Employees who cycle to work are healthier, more productive, take fewer sick days and are less likely to change jobs. Cycling to work is cost efficient for both employees and employers, reduces the need for workplace (car) parking and allows employees to reduce their carbon footprint. And it’s fun!
HUB: Your Cycling Connection offers on-site Bike-friendly Workplace Workshops adaptable to the unique demands of your workplace. "
Is your organization looking to support cycling improvements in Metro Vancouver in a broader way?
Let them know they can become a HUB organizational member. Membership comes with the pride of knowing your company is making our community a more liveable place, as well as great benefits like discounted workplace workshops, bike racks, and more!
Another way to show your support is to join Bike Friendly Business.
Use these tips to make the business case for supporting cycling to help bring decision makers and resources onboard. Employers - here is a great guide to getting your workplace on bike.
HUB can assist you to become a more bike friendly workplace in one easy step- book us for a Bikeability Assessment. We will assess your building and/or workplace for its bikeability and provide you with concrete recommendations and resources for improvement. In addition, the assessment and a minimum entry of a bike rack at your workplace entitles you to entry into our Bikeability Awards competition. For more information email@example.com.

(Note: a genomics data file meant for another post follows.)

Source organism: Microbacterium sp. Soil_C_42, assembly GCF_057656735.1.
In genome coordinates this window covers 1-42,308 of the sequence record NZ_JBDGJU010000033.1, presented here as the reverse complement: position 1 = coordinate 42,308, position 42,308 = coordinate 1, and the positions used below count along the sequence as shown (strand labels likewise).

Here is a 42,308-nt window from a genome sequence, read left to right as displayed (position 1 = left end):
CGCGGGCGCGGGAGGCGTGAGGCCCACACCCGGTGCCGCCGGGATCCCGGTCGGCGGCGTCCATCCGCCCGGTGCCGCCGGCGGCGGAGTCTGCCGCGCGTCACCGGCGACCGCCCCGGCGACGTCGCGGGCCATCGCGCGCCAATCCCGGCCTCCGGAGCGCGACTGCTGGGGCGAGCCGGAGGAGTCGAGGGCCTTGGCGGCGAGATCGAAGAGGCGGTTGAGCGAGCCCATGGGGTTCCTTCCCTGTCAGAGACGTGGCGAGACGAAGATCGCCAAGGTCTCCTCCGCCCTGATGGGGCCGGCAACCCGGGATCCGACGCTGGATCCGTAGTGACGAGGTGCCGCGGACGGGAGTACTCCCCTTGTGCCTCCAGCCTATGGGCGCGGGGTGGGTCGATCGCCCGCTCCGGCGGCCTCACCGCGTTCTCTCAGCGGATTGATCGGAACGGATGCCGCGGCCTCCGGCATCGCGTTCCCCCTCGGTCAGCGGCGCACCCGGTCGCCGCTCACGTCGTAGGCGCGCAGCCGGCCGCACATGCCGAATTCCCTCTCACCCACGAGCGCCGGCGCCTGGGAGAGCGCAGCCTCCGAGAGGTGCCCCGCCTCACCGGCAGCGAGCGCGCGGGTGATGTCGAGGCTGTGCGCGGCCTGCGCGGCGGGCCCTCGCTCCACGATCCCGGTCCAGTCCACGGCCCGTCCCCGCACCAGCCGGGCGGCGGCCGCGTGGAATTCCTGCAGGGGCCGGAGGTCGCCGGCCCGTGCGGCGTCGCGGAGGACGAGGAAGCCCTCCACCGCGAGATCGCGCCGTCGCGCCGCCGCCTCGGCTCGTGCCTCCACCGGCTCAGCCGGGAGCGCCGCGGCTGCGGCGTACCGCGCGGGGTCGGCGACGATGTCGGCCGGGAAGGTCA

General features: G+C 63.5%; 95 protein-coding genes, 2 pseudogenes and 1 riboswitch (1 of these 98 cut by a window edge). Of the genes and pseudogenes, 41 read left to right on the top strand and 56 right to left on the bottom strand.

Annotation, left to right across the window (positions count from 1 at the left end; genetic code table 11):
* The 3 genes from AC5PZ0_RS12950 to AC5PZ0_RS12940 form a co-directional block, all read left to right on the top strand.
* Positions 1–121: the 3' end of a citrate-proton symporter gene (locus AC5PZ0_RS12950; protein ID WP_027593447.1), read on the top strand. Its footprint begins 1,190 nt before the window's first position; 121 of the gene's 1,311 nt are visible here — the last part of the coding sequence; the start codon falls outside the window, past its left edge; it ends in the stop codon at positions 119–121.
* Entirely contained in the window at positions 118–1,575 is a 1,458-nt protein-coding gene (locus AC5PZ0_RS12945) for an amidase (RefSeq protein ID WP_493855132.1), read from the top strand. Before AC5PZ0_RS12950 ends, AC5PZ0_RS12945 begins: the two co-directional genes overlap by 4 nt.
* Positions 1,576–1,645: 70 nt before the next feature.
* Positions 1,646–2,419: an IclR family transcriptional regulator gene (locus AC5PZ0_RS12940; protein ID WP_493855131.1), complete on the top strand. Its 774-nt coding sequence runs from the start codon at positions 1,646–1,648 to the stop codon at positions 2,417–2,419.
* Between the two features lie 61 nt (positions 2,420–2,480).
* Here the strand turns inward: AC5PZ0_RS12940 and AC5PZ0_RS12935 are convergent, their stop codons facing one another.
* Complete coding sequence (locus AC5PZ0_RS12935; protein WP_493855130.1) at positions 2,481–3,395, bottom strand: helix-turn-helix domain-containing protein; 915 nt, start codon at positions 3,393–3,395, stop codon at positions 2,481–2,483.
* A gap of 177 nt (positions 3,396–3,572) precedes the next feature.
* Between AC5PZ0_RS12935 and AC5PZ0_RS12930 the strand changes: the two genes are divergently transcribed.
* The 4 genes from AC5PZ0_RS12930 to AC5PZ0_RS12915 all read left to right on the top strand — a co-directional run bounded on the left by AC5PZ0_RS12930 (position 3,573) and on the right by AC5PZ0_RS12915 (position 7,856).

Ever wondered about the economic benefits of increased cycling for transportation? The City of Toronto has quantified it:
Cycling saves on long-term costs of smog, healthcare, traffic congestion, per capita road expenditures, climate change, and acid rain.
Individuals save between $5,700 and $8,700 - more for those who forego the purchase of a new car - by commuting by bicycle instead of by car.
The average car-operating cost in Canada is estimated at between $6,000 and $9,000 per year ($15,000 for the first four years of owning a new, full-sized car).
Congestion costs $1 billion each year in Toronto.
The presence of heavy traffic in Paris is thought to be responsible for an aggregate loss of $20 billion in property values up to 1995.
In auto-dependent US cities, per capita road expenditure is $264. Less dependent European cities spend $135, while some Asian cities spend as little as $88